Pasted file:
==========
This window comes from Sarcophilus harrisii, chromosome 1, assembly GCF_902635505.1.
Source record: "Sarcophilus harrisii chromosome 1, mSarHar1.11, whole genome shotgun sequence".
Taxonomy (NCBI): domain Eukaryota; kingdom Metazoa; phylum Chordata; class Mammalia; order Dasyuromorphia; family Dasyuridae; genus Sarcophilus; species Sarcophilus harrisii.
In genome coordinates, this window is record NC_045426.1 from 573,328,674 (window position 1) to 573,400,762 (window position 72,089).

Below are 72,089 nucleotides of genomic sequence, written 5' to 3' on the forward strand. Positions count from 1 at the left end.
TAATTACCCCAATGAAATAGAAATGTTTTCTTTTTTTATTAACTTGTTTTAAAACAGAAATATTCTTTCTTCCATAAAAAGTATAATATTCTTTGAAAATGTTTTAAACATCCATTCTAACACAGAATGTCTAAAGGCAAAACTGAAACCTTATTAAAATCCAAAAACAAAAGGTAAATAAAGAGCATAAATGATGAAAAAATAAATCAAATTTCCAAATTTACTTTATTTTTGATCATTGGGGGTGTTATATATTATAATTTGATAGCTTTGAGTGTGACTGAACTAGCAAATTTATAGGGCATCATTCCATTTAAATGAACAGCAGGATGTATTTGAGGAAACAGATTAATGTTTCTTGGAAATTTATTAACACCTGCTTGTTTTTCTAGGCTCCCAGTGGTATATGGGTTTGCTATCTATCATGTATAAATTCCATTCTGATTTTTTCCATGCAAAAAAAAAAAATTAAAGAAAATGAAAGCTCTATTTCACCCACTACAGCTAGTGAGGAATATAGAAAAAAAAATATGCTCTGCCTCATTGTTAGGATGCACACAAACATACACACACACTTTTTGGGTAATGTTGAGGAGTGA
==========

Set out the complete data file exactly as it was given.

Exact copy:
This window comes from Sarcophilus harrisii, chromosome 1, assembly GCF_902635505.1.
Source record: "Sarcophilus harrisii chromosome 1, mSarHar1.11, whole genome shotgun sequence".
Taxonomy (NCBI): domain Eukaryota; kingdom Metazoa; phylum Chordata; class Mammalia; order Dasyuromorphia; family Dasyuridae; genus Sarcophilus; species Sarcophilus harrisii.
In genome coordinates, this window is record NC_045426.1 from 573,328,674 (window position 1) to 573,400,762 (window position 72,089).

Below are 72,089 nucleotides of genomic sequence, written 5' to 3' on the forward strand. Positions count from 1 at the left end.
TAATTACCCCAATGAAATAGAAATGTTTTCTTTTTTTATTAACTTGTTTTAAAACAGAAATATTCTTTCTTCCATAAAAAGTATAATATTCTTTGAAAATGTTTTAAACATCCATTCTAACACAGAATGTCTAAAGGCAAAACTGAAACCTTATTAAAATCCAAAAACAAAAGGTAAATAAAGAGCATAAATGATGAAAAAATAAATCAAATTTCCAAATTTACTTTATTTTTGATCATTGGGGGTGTTATATATTATAATTTGATAGCTTTGAGTGTGACTGAACTAGCAAATTTATAGGGCATCATTCCATTTAAATGAACAGCAGGATGTATTTGAGGAAACAGATTAATGTTTCTTGGAAATTTATTAACACCTGCTTGTTTTTCTAGGCTCCCAGTGGTATATGGGTTTGCTATCTATCATGTATAAATTCCATTCTGATTTTTTCCATGCAAAAAAAAAAAATTAAAGAAAATGAAAGCTCTATTTCACCCACTACAGCTAGTGAGGAATATAGAAAAAAAAATATGCTCTGCCTCATTGTTAGGATGCACACAAACATACACACACACTTTTTGGGTAATGTTGAGGAGTGA